- The Washington Times - Sunday, January 25, 2009



As President Obama and his foreign policy team assess America’s proper role in a troubled world, they would do well to consider a predicament that afflicts 4 out of 5 people on the planet - and that Washington can go a long way toward alleviating.

That affliction is the absence of fully free, wholly unfettered media. According to a survey of press freedom last year by Freedom House, just 18 percent of the world’s population lives in countries whose media can be considered fully free. Another 40 percent lives in countries judged to have partially free media, but 42 percent - a plurality of the world’s population - lives in countries where the media are not free.

This has clear implications for the new Obama administration as it looks at its approach to democracy assistance. Free and independent media are the backbone of any true democracy. The free flow of news and information is essential to ensuring fair elections, fighting corruption, enabling economies to thrive, and fostering a diversity of voices. Whether the new president chooses to spread democracy aggressively or with restraint, with a high profile or a low one, his efforts would be bolstered significantly by recognizing free media as a fundamental building block of democracy.

No country is better suited to address the problem than the United States. For 220 years, it has served as an example to the rest of the world, a model not only of how independent, free media can and should function but of how democracy thrives when the press is free. Yet far from offering only its example, America offers its help. The United States is the biggest funder of media assistance programs in the world. According to the Center for International Media Assistance’s 2008 report, Empowering Independent Media: U.S. Efforts to Foster Free and Independent Media Around the World. U.S. donors spent at least $142 million in 2006 in support of independent media overseas, compared with $100 million spent by donors in all other countries. Support from the government and from private donors has spurred the growth of thousands of new media outlets around the globe. American media professionals, supported in part by government funds, have trained more than 100,000 journalists worldwide since 1990.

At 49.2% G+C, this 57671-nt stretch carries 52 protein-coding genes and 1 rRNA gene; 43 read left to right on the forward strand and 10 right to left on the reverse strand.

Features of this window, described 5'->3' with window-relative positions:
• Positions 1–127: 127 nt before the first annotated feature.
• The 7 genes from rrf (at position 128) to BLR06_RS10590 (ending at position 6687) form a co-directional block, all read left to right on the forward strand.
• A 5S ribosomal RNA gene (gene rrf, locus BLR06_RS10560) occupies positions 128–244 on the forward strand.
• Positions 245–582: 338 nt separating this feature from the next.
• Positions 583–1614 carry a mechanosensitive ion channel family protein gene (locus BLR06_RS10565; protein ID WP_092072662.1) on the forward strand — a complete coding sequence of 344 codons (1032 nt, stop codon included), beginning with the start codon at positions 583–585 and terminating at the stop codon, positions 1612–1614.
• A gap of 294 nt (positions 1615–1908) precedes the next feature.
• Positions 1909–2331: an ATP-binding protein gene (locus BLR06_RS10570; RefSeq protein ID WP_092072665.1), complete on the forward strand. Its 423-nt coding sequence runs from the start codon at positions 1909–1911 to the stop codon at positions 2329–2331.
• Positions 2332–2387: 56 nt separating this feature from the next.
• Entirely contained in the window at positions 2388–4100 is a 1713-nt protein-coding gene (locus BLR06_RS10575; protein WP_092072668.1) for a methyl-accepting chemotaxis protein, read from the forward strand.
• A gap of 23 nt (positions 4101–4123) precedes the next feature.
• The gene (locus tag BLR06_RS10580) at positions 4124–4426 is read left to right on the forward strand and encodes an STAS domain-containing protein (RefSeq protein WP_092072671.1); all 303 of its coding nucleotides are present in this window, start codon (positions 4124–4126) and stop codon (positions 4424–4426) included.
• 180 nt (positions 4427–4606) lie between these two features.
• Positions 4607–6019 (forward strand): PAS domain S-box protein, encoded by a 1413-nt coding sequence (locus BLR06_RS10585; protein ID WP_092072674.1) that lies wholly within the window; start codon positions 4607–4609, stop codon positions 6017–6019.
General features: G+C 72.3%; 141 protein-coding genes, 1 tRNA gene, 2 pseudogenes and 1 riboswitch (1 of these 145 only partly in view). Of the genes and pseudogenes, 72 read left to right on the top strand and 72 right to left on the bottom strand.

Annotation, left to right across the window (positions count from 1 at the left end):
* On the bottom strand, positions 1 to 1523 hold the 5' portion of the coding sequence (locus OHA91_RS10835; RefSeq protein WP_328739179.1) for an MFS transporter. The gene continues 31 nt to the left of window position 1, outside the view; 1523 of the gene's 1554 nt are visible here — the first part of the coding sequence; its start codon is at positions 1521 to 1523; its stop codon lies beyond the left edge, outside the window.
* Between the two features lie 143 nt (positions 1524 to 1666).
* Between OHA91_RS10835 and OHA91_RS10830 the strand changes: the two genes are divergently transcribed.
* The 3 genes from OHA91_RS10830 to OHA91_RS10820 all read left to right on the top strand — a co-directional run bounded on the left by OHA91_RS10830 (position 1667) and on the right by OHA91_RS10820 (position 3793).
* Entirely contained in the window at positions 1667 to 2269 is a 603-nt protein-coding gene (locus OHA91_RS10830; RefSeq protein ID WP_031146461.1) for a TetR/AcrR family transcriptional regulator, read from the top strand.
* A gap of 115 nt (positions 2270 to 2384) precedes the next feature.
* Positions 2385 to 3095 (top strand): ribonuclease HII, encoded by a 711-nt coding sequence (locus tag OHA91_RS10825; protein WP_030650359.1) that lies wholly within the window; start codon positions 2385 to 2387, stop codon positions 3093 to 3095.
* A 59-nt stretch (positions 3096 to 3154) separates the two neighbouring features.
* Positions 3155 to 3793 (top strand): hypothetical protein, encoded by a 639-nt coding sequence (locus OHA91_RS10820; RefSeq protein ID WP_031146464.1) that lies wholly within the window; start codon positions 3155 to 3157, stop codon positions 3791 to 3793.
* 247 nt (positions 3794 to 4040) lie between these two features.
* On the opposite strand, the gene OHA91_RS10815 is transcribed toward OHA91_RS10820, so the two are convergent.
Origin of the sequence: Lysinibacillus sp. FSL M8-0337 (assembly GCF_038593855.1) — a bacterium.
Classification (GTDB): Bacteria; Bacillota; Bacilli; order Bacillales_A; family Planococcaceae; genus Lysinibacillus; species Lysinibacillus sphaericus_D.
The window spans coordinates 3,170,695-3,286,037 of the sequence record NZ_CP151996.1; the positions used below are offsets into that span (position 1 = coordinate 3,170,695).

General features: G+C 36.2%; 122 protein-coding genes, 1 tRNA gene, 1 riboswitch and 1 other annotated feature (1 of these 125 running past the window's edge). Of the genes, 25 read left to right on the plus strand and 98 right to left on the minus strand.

Of that U.S. total, almost $69 million - roughly half - came from the government, specifically the U.S. Agency for International Development and the State Department. Yet within the government, for all its admirable commitment to the field, independent media are still seen as a secondary aspect of development policy.

Media assistance programs tend to be buried under broader programs. At the State Department, for example, media are a subset of a subset of a subset of human rights, health and other categories of assistance. In addition, only about a half-dozen people at State and the U.S. Agency for International Development are assigned to work exclusively on media development.

This is a tremendous missed opportunity to improve democracy - one the Obama administration can easily remedy.

The Obama administration should make media development a separate sector at both the State Department and USAID, independent from those that focus on broader issues but coordinating closely with each. These newly empowered media sectors should be given more money. The $69 million spent on media assistance in 2006 pales in comparison with the hundreds of millions Washington spends on foreign broadcasting. A higher profile, sufficient funding, and expanded staffing would enable the government to vastly amplify the good work that is currently being doing by an overworked few.

Too often media is almost forgotten as a subsector of larger development projects. A health initiative in Africa may train journalists to report on health issues, but the training may do little good if there is no viable radio, television or print media in the country and poor laws to protect journalists.

Today the Global Health Bureau at USAID spends much more communicating development programs, such as on health-related matters, than the agency spends on overall media development. Planners need to do a better job of integrating the two.

New technology should be given a higher priority. In many Third World countries, cell phone technology is advancing more rapidly than in the United States and is rapidly becoming a prime source of information for their populations.

The new administration should seize the potential of these new technologies and make them a centerpiece in its media development programs.

The immediate beneficiaries of more free and independent media would be billions of people around the world who, with greater access to better information, could someday see repression diminish, corruption lessen, incomes increase, health care improve, authorities listen. In the long run, the beneficiaries would be millions of Americans who dream of living in a more democratic world.

Marguerite H. Sullivan is senior director of the Center for International Media Assistance at the National Endowment for Democracy.

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